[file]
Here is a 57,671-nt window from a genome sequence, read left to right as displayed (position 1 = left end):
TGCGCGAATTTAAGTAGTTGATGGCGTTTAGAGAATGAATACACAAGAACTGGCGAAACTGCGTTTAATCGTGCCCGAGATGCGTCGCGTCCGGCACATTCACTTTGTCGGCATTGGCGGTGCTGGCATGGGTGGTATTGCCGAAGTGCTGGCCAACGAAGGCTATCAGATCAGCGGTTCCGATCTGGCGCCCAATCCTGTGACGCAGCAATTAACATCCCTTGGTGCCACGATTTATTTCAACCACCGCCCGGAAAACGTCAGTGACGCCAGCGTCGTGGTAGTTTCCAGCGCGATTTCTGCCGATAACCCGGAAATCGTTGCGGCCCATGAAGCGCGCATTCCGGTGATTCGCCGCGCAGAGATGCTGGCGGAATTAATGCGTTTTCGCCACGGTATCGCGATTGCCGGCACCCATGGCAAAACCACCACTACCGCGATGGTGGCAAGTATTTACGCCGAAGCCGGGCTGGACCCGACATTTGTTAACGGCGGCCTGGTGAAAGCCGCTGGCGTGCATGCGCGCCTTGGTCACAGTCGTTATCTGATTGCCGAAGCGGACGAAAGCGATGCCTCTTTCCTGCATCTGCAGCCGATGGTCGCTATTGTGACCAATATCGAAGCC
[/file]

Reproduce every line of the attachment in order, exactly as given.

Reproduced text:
Here is a 57,671-nt window from a genome sequence, read left to right as displayed (position 1 = left end):
TGCGCGAATTTAAGTAGTTGATGGCGTTTAGAGAATGAATACACAAGAACTGGCGAAACTGCGTTTAATCGTGCCCGAGATGCGTCGCGTCCGGCACATTCACTTTGTCGGCATTGGCGGTGCTGGCATGGGTGGTATTGCCGAAGTGCTGGCCAACGAAGGCTATCAGATCAGCGGTTCCGATCTGGCGCCCAATCCTGTGACGCAGCAATTAACATCCCTTGGTGCCACGATTTATTTCAACCACCGCCCGGAAAACGTCAGTGACGCCAGCGTCGTGGTAGTTTCCAGCGCGATTTCTGCCGATAACCCGGAAATCGTTGCGGCCCATGAAGCGCGCATTCCGGTGATTCGCCGCGCAGAGATGCTGGCGGAATTAATGCGTTTTCGCCACGGTATCGCGATTGCCGGCACCCATGGCAAAACCACCACTACCGCGATGGTGGCAAGTATTTACGCCGAAGCCGGGCTGGACCCGACATTTGTTAACGGCGGCCTGGTGAAAGCCGCTGGCGTGCATGCGCGCCTTGGTCACAGTCGTTATCTGATTGCCGAAGCGGACGAAAGCGATGCCTCTTTCCTGCATCTGCAGCCGATGGTCGCTATTGTGACCAATATCGAAGCC